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The current debate surrounding the role of migrations in the late antique and early medieval history of the Europe has written out the eastern part of the Continent. Some deny, while others affirm the existence of migrations in or from the region. Most scholars, however, ignore the existence of a relatively large body of literature written in East Central, Eastern and Southeastern Europe on migrations. The relation between written and archaeological sources is the most problematic aspect of the research in the area. Migrations are described in rich conceptual terms, but models of historical migrations do not really fit the archaeological evidence. Migration is used as an explanatory device, and is itself rarely the subject of archaeological investigation. There is yet no sign of the theoretical impact of the recent resurgence of scholarly interest in migration, which has been inspired by concerns with connectivity, colonial studies, postcolonial perspectives, and entangled situations.

Open Access
In: Migration Histories of the Medieval Afroeurasian Transition Zone

Conspicuously absent from 6th to early 7th c. fortified sites in the Balkans are stirrups and other elements of equipment signalling the presence of cavalry troops. Hoards of iron implements containing stirrups have been wrongly dated to Late Antiquity; they are in fact of a much later date (9th–11th c. A.D.). Those hoards which can be dated to the 6th c. with some degree of certainty lack agricultural tools associated with large-scale cultivation of fields. As most such hoards found in Early Byzantine hill-forts typically include tools for the garden-type cultivation of small plots of land, they show that no agricultural occupations could be practised inside or outside 6th c. forts, which could satisfy the needs of the existing population. Those were, therefore, forts, not fortified villages.

In: Late Antique Archaeology


Much has been written on the territory to which the prisoners of war taken from Adrianople in 813 were transferred at the order of Krum, a territory that Scriptor incertus calls “Bulgaria beyond the Danube.” Romanian archaeologists have largely followed the suggestion of Maria Comșa, according to whom, much like the stronghold that she had excavated in Slon, finds of water pipe segments on various sites in Wallachia must be associated with “Bulgaria beyond the Danube,”. Curiously, none of the cemeteries excavated in southern Romania has so far been associated with that territory, but there are clear similarities between them and several cemeteries in southern Transylvania. The number of water pipe segments has meanwhile increased and there is clear indication of a 10th-, not 9th-century, as well as of local production (kilns). No evidence exists, however, of any urban or urban-like site in the lands north of the river Danube, where such water pipe segments may have been needed. The closest sites with extensive water supply systems are Pliska and Preslav. Local communities in Wallachia must have produced water pipe segments to meet the demand in the capital(s) of Bulgaria. Communities in southern Transylvania were linked by different ties to Preslav, as indicated by the large number of weapons deposited in 10th-century graves and especially by the church built within that century at Alba Iulia.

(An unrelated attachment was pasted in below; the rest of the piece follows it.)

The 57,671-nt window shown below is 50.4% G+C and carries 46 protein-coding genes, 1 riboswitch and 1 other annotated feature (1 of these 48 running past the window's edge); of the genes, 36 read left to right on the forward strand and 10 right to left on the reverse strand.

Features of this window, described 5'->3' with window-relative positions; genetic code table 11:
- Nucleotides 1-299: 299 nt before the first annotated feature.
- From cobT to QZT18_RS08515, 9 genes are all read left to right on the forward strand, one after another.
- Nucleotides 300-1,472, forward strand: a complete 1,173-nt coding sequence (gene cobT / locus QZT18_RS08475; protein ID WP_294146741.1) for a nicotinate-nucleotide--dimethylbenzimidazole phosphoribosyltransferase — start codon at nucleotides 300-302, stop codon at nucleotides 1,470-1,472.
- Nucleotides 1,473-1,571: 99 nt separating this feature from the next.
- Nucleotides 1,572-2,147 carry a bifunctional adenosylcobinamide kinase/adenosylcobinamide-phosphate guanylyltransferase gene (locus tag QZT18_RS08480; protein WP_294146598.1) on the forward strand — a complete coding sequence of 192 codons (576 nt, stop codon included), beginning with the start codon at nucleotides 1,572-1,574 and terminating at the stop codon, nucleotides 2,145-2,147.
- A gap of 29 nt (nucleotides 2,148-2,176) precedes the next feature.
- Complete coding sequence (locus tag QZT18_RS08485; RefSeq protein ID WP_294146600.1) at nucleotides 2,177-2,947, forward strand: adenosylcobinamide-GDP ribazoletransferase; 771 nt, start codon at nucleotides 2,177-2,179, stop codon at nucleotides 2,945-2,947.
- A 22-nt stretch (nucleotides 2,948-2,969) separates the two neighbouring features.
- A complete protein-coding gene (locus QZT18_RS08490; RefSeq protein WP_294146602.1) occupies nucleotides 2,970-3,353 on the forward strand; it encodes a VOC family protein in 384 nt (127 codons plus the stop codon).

In: Christianization in Early Medieval Transylvania
For most students in medieval studies, Eastern Europe is marginal and East European topics simply exotica. A peculiar form of Orientalism may thus be responsible for the exclusion of the Avars, Bulgars, Khazars, and Cumans from the medieval history of the European continent. This collection of studies is an attempt to stimulate research in a comparative mode and to open up a broader discussion about such key themes as material culture, ethnicity, historical memory, or conversion in the context of social and political developments in early medieval Europe. Another goal of this volume is to introduce a number of new approaches to the study of what is known as “medieval nomads.” Without explicitly rejecting the model of raid vs. trade famously introduced by Anatoly Khazanov, many contributions in this volume shift the emphasis on internal developments that have received until now little or no attention.
Contributors are: Tivadar Vida, Peter Stadler, Péter Somogyi, Uwe Fiedler, Orsolya Heinrich-Tamaska, Bartłomiej Szymon Szmoniewski, Florin Curta, Valeri Iotov, Veselina Vachkova, Tsvetelin Stepanov, Dimitri Korobeinikov, and Victor Spinei.
Winner of the 2020 Verbruggen prize

This book provides a comprehensive synthesis of scholarship on Eastern Europe in the Middle Ages. The goal is to offer an overview of the current state of research and a basic route map for navigating an abundant historiography available in more than 10 different languages. The literature published in English on the medieval history of Eastern Europe—books, chapters, and articles—represents a little more than 11 percent of the historiography. The companion is therefore meant to provide an orientation into the existing literature that may not be available because of linguistic barriers and, in addition, an introductory bibliography in English.

Winner of the 2020 Verbruggen prize, awarded annually by the De Re Militari society for the best book on medieval military history. The awarding committee commented that the book ‘has an enormous range, and yet is exceptionally scholarly with a fine grasp of detail. Its title points to a general history of eastern Europe, but it is dominated by military episodes which make it of the highest value to anybody writing about war and warmaking in this very neglected area of Europe.’

See inside the book.
In: Manufacturing Middle Ages